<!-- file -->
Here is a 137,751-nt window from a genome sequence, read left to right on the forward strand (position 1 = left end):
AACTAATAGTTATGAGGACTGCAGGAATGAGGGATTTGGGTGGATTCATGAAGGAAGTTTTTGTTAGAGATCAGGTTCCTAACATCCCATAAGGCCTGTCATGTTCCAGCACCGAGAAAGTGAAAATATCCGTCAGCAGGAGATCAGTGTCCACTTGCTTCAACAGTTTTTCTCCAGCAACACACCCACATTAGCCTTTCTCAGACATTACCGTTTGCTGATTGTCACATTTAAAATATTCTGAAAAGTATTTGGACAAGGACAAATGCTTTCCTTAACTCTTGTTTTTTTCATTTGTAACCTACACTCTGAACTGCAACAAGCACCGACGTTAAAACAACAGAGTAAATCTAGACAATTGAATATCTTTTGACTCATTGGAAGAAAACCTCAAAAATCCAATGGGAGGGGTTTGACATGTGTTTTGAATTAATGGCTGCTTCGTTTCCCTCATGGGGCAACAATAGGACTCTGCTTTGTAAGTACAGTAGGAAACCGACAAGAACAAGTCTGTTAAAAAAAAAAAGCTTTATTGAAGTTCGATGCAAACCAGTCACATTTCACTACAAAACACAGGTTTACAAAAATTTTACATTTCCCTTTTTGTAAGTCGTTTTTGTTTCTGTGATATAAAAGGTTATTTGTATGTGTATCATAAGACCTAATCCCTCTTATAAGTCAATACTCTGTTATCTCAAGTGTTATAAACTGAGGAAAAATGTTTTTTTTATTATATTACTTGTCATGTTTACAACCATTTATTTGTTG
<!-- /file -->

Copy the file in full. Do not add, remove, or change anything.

Here is a 137,751-nt window from a genome sequence, read left to right on the forward strand (position 1 = left end):
AACTAATAGTTATGAGGACTGCAGGAATGAGGGATTTGGGTGGATTCATGAAGGAAGTTTTTGTTAGAGATCAGGTTCCTAACATCCCATAAGGCCTGTCATGTTCCAGCACCGAGAAAGTGAAAATATCCGTCAGCAGGAGATCAGTGTCCACTTGCTTCAACAGTTTTTCTCCAGCAACACACCCACATTAGCCTTTCTCAGACATTACCGTTTGCTGATTGTCACATTTAAAATATTCTGAAAAGTATTTGGACAAGGACAAATGCTTTCCTTAACTCTTGTTTTTTTCATTTGTAACCTACACTCTGAACTGCAACAAGCACCGACGTTAAAACAACAGAGTAAATCTAGACAATTGAATATCTTTTGACTCATTGGAAGAAAACCTCAAAAATCCAATGGGAGGGGTTTGACATGTGTTTTGAATTAATGGCTGCTTCGTTTCCCTCATGGGGCAACAATAGGACTCTGCTTTGTAAGTACAGTAGGAAACCGACAAGAACAAGTCTGTTAAAAAAAAAAAGCTTTATTGAAGTTCGATGCAAACCAGTCACATTTCACTACAAAACACAGGTTTACAAAAATTTTACATTTCCCTTTTTGTAAGTCGTTTTTGTTTCTGTGATATAAAAGGTTATTTGTATGTGTATCATAAGACCTAATCCCTCTTATAAGTCAATACTCTGTTATCTCAAGTGTTATAAACTGAGGAAAAATGTTTTTTTTATTATATTACTTGTCATGTTTACAACCATTTATTTGTTG